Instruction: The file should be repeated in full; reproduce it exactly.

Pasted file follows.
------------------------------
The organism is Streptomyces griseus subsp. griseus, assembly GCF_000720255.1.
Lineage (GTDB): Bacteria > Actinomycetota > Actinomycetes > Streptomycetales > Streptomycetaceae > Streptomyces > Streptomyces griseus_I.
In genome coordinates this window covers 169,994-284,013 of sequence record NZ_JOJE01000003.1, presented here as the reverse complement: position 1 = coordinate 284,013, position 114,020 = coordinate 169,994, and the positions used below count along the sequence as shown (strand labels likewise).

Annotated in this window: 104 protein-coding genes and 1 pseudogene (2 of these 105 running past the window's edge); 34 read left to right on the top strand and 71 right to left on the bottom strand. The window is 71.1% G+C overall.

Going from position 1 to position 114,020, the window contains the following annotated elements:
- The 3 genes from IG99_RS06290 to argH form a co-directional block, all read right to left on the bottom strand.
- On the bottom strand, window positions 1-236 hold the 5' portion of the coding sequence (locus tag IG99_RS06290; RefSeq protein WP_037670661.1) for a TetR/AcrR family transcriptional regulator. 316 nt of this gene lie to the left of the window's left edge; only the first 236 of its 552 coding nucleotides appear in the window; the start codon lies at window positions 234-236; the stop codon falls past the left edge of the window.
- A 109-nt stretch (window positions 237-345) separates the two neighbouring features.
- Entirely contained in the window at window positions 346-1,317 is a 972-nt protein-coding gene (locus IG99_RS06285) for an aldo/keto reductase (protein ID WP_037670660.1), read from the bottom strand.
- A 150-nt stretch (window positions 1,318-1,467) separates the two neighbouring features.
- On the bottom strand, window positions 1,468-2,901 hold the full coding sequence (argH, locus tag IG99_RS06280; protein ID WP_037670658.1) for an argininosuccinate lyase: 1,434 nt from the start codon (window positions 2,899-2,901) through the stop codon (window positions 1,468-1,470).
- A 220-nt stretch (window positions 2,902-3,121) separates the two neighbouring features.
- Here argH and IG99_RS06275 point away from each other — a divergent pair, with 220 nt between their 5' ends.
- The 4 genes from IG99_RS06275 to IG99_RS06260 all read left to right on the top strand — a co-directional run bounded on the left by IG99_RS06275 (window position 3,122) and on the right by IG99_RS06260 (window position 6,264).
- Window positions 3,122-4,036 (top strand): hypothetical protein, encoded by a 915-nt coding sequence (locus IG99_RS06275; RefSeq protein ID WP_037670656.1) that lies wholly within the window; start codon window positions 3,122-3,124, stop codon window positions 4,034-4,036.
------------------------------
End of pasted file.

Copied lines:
The organism is Streptomyces griseus subsp. griseus, assembly GCF_000720255.1.
Lineage (GTDB): Bacteria > Actinomycetota > Actinomycetes > Streptomycetales > Streptomycetaceae > Streptomyces > Streptomyces griseus_I.
In genome coordinates this window covers 169,994-284,013 of sequence record NZ_JOJE01000003.1, presented here as the reverse complement: position 1 = coordinate 284,013, position 114,020 = coordinate 169,994, and the positions used below count along the sequence as shown (strand labels likewise).

Annotated in this window: 104 protein-coding genes and 1 pseudogene (2 of these 105 running past the window's edge); 34 read left to right on the top strand and 71 right to left on the bottom strand. The window is 71.1% G+C overall.

Going from position 1 to position 114,020, the window contains the following annotated elements:
- The 3 genes from IG99_RS06290 to argH form a co-directional block, all read right to left on the bottom strand.
- On the bottom strand, window positions 1-236 hold the 5' portion of the coding sequence (locus tag IG99_RS06290; RefSeq protein WP_037670661.1) for a TetR/AcrR family transcriptional regulator. 316 nt of this gene lie to the left of the window's left edge; only the first 236 of its 552 coding nucleotides appear in the window; the start codon lies at window positions 234-236; the stop codon falls past the left edge of the window.
- A 109-nt stretch (window positions 237-345) separates the two neighbouring features.
- Entirely contained in the window at window positions 346-1,317 is a 972-nt protein-coding gene (locus IG99_RS06285) for an aldo/keto reductase (protein ID WP_037670660.1), read from the bottom strand.
- A 150-nt stretch (window positions 1,318-1,467) separates the two neighbouring features.
- On the bottom strand, window positions 1,468-2,901 hold the full coding sequence (argH, locus tag IG99_RS06280; protein ID WP_037670658.1) for an argininosuccinate lyase: 1,434 nt from the start codon (window positions 2,899-2,901) through the stop codon (window positions 1,468-1,470).
- A 220-nt stretch (window positions 2,902-3,121) separates the two neighbouring features.
- Here argH and IG99_RS06275 point away from each other — a divergent pair, with 220 nt between their 5' ends.
- The 4 genes from IG99_RS06275 to IG99_RS06260 all read left to right on the top strand — a co-directional run bounded on the left by IG99_RS06275 (window position 3,122) and on the right by IG99_RS06260 (window position 6,264).
- Window positions 3,122-4,036 (top strand): hypothetical protein, encoded by a 915-nt coding sequence (locus IG99_RS06275; RefSeq protein ID WP_037670656.1) that lies wholly within the window; start codon window positions 3,122-3,124, stop codon window positions 4,034-4,036.